• In one context (e.g., as shown in Fig. 9), the procedure 2602 is invoked when an actual attendee points his or her user computing device in a particular direction within the physical venue. Here, the video camera and the sensors are provided by the user computing device, and the recipient of the output result is the actual attendee. In another context (e.g., as shown in Fig. 17), the procedure 2602 is invoked by the VMM 120 to produce broadcast information for delivery to recipients. Here, the video camera and the sensors capture the event at the physical venue, and the output result constitutes broadcast information. Further, in block 2612, the broadcast module 314 delivers the broadcast information to at least one recipient.
  • In summary, the VSS 102 of Fig. 1 may provide one or more benefits. For example, the VSS 102 can allow a sponsor of an event to dynamically expand and retract the "size" of the venue to suit the demand level of the associated event. This provision, in turn, enables the sponsor to sell tickets even through the physical seating capacity of the physical venue may have been exceeded. In other cases, the sponsors may attempt to compensate for weak actual sales of tickets by encouraging people to attend in virtual fashion. The pool of prospective people who may be interested in attending the event in virtual fashion may be much larger than then the group of people who are able and willing to attend in person. All such considerations may increase the revenue of the event sponsor.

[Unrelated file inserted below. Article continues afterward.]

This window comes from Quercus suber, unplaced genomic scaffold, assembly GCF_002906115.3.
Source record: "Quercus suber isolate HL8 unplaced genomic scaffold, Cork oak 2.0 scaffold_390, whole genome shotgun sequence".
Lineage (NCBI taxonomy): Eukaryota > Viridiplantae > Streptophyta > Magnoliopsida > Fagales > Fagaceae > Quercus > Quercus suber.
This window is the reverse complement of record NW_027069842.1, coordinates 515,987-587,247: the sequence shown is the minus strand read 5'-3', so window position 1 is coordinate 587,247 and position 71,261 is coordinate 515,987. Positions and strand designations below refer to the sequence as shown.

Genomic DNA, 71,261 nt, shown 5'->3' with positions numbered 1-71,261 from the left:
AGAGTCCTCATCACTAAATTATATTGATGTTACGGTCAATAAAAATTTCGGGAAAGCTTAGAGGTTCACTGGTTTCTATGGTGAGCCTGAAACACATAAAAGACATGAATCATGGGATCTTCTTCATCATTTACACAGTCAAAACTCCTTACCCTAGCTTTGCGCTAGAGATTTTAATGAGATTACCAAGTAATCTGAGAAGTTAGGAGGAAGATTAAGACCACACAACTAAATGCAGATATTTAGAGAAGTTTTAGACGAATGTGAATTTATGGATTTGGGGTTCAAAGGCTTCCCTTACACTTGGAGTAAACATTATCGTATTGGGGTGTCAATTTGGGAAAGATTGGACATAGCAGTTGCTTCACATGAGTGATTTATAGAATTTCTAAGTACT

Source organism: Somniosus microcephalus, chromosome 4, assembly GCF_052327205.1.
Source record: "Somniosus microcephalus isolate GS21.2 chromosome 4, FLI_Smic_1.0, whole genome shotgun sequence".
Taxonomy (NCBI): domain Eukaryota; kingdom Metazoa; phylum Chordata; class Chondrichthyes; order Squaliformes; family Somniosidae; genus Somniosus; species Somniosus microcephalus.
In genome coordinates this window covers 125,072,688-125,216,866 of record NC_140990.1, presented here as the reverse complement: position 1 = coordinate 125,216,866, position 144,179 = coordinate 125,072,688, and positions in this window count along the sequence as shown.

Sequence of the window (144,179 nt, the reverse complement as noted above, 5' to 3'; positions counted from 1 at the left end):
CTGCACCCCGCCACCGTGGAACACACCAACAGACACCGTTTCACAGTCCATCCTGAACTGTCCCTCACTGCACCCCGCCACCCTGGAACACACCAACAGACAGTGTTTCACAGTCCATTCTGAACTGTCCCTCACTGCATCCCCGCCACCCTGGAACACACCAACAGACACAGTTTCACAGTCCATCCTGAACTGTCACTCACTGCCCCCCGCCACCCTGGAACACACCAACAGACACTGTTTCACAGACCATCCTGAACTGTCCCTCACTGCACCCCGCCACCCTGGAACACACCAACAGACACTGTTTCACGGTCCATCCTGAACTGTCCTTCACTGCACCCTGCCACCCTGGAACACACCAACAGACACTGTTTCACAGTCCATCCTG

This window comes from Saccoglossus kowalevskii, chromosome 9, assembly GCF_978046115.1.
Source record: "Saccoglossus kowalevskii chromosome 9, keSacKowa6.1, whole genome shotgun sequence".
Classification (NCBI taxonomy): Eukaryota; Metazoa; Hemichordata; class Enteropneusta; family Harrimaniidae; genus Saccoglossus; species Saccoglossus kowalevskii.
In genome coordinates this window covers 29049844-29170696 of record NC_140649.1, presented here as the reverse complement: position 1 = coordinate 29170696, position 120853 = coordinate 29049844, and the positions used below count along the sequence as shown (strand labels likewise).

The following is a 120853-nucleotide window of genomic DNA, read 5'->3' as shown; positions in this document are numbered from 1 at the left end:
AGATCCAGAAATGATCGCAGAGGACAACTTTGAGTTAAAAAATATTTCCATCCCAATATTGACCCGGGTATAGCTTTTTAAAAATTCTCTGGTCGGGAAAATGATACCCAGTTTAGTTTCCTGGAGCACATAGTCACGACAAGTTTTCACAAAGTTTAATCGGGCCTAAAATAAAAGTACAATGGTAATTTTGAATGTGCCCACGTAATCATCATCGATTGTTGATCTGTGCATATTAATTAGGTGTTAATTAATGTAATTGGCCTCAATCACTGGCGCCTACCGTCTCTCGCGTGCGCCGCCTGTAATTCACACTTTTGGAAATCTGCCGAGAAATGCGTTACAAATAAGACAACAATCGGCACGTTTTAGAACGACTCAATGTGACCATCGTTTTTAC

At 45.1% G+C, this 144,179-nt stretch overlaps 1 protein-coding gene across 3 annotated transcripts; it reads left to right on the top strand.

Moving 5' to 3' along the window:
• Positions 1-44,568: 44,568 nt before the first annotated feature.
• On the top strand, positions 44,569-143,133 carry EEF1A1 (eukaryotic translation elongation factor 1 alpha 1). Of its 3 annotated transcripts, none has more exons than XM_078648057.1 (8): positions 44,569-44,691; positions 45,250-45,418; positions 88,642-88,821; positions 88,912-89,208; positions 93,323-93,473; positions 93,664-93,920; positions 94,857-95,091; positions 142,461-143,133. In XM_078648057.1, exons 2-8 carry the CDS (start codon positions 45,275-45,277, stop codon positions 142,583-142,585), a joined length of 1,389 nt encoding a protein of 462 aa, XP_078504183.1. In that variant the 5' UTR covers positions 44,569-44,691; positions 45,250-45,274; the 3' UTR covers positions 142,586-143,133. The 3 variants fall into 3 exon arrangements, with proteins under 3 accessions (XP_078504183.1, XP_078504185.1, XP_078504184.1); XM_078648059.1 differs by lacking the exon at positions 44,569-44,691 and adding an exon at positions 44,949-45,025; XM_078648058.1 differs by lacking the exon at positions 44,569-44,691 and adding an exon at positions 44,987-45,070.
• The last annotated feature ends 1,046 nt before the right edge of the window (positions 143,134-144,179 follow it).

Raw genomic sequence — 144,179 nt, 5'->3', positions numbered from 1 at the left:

• An end user may like the VSS 102 because it allows the user to participate in events that are difficult or impossible for the user to attend in person (due to any number of factors). The user is also less likely to be closed out of an event which he or she wishes to attend. The user may further enjoy the tools that enable him or her to find and interact with other attendees.
  • C. Illustrative Computing Functionality
  • Fig. 27 shows computing functionality 2702 that can be used to implement any aspect of VVS 102 of Fig. 1. For instance, the type of computing functionality 2702 shown in Fig. 27 can be used to implement any component of the computing framework 202 of Fig. 2. In all cases, the computing functionality 2702 represents one or more physical and tangible processing mechanisms.
  • The computing functionality 2702 can include one or more processing devices 2704, such as one or more central processing units (CPUs), and/or one or more graphical processing units (GPUs), and so on.
  • The computing functionality 2702 can also include any storage resources 2706 for storing any kind of information, such as code, settings, data, etc. Without limitation, for instance, the storage resources 2706 may include any of: RAM of any type(s), ROM of any type(s), flash devices, hard disks, optical disks, and so on. More generally, any storage resource can use any technology for storing information. Further, any storage resource may provide volatile or non-volatile retention of information. Further, any storage resource may represent a fixed or removal component of the computing functionality 2702. The computing functionality 2702 may perform any of the functions described above when the processing devices 2704 carry out instructions stored in any storage resource or combination of storage resources.